You can’t talk about motorcycling in the 1990s without remembering “Mr. Daytona” Scott Russell, AMA Supersport champ Miguel Duhamel and the “King of Supercross” Jeremy McGrath, who all were eventually inducted into the AMA Motorcycle Hall of Fame.
Here’s a look at those awe-inspiring racers and other notable people and events from the 1990s.
The decade got off to a good start with the opening of the AMA Motorcycle Hall of Fame Museum in Westerville, Ohio, in 1990. The museum’s mission? To tell the important stories of American motorcycling and recognize those who have made significant contributions to the sport of motorcycling.
In 1990, AMA Motorcycle Hall of Famer Scott Russell (above) began an unprecedented domination of AMA 750 Supersport (later renamed Superstock) aboard a Kawasaki. Russell won the championship three consecutive seasons, 1990 through 1992. In 1991, he scored a perfect undefeated season in the class, winning all nine rounds of the series. Russell would go on to become the all-time wins leader in AMA 750 Supersport with 23 career victories.
But he’s best known in the United States for earning the title of “Mr. Daytona” for winning the Daytona 200 a record-setting five times. In the 1990s, the brash, hard-riding Russell practically owned America’s most prestigious motorcycle race, taking victories at Daytona International Speedway in 1992, 1994, 1995, 1997 and 1998. He often won in dominating fashion.
Honda released its VFR750R, known as the RC30, in the United States in 1990. The bike came standard with a quick-release front fork system and a single-sided swingarm for quick tire changes. The aluminum frame used two curved extrusions to wrap around the water-cooled engine, which was a V-4 DOHC design with four valves per cylinder. The camshafts were gear driven, the brakes were top-shelf with 4-piston calipers, and the 6-speed gearbox had very close ratios. The engine pumped out a claimed 118 horsepower, good for speeds of more than 150 mph.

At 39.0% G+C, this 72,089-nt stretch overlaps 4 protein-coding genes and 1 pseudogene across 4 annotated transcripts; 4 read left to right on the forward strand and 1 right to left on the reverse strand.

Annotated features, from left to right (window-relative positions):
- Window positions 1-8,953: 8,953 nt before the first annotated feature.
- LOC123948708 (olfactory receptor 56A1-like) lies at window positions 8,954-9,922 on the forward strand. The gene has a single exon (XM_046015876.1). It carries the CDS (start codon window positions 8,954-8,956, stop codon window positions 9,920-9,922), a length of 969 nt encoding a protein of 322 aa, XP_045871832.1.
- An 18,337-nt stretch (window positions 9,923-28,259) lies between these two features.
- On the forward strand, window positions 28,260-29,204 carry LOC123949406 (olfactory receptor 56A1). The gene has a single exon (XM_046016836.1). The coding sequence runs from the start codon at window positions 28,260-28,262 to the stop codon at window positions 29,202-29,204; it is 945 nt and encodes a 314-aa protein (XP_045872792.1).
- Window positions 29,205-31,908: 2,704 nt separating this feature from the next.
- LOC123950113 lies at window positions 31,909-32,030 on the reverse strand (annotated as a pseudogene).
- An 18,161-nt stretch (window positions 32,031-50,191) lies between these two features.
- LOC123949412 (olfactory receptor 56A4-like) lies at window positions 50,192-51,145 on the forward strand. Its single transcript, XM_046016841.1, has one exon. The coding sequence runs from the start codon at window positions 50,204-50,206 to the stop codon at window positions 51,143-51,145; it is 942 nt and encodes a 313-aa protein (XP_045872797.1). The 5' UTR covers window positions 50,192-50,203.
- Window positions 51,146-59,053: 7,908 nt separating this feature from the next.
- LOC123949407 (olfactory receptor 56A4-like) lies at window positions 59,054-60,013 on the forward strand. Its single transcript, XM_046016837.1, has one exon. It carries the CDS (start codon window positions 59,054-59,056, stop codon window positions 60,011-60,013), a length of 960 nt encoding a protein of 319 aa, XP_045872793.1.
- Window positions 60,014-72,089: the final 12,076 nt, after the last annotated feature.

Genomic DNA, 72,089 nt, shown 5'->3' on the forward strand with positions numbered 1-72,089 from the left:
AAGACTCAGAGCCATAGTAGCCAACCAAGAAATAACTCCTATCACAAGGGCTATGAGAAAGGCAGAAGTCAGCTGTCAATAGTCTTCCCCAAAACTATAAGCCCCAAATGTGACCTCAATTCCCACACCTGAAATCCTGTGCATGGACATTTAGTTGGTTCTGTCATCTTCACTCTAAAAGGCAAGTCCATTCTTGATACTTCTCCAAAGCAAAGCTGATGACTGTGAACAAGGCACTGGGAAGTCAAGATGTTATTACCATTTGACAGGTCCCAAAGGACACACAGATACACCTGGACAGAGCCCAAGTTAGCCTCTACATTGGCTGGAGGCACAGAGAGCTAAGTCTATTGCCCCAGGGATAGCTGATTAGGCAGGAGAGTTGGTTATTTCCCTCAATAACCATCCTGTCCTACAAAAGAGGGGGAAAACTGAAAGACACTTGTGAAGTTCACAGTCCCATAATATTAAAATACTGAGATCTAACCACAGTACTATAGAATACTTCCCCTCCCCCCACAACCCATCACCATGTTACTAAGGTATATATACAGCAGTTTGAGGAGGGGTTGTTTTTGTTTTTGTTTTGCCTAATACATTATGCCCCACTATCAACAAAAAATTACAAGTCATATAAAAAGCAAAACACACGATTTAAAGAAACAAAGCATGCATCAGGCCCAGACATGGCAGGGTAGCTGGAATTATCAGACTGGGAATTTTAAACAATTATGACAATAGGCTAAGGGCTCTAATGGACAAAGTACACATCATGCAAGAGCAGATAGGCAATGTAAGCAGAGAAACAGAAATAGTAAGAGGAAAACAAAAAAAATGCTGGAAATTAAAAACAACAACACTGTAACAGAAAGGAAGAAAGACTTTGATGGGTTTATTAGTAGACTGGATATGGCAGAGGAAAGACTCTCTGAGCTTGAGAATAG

In 1991, mechanical engineer John Britten of New Zealand built a revolutionary motorcycle called the Britten V1000. The unique design featured an engine supporting the front and rear suspension, eliminating the need for a frame. Much of the bodywork, wheels and front suspension pieces were carbon-fiber. Tragically, Britten died from cancer in 1995 at the age of 45.
In 1992, Yamaha released its special edition Vance & Hines FZR 600 with its magenta, yellow and black paint job that mimicked the Vance & Hines Yamaha Racing road racing team paint. In 1972 future AMA Motorcycle Hall of Famers Terry Vance and Byron Hines joined forces to drag race, and in 1980 they formed the high-performance motorcycle parts company Vance & Hines. The company fielded racing teams, winning the 1990 Daytona 200 and the 1991 AMA Superbike championship.
In 1994 the “Ragin’ Cajun” Jamie James won the AMA 600 Supersport championship aboard his Vance & Hines Yamaha YZF600R. The bike’s colors? Magenta, yellow, and black.
In 1995 Ducati released the iconic Ducati 916, which was designed by Massimo Tamburini with an underseat exhaust to improve aerodynamics. The 916 won three World Superbike Championships in its first three years and is admired for its striking lines and outstanding technical features.
Also in 1995, AMA Motorcycle Hall of Famer Miguel Duhamel captured the Superbike crown. During his racing career he won the Daytona 200 five times, took five AMA Supersport titles and two AMA Formula Xtreme titles on his way to amassing 86 career AMA wins. His 40-plus AMA Supersport victories set a record.
On the dirt side, AMA Motorcycle Hall of Famer Jeremy “Showtime” McGrath was easily the most popular motorcycle racer of the 1990s and perhaps in the history of the sport in the United States. A seven-time AMA Supercross and AMA 250 National Motocross champion, McGrath’s popularity transcended motorcycling. He starred in national television ads for a popular long-distance telephone service, appeared on network television shows such as NBC’s Tonight Show with Jay Leno, and was featured in countless newspaper and magazine articles during his reign as the “King of Supercross.” Video games featuring McGrath were among the best sellers during the height of his popularity.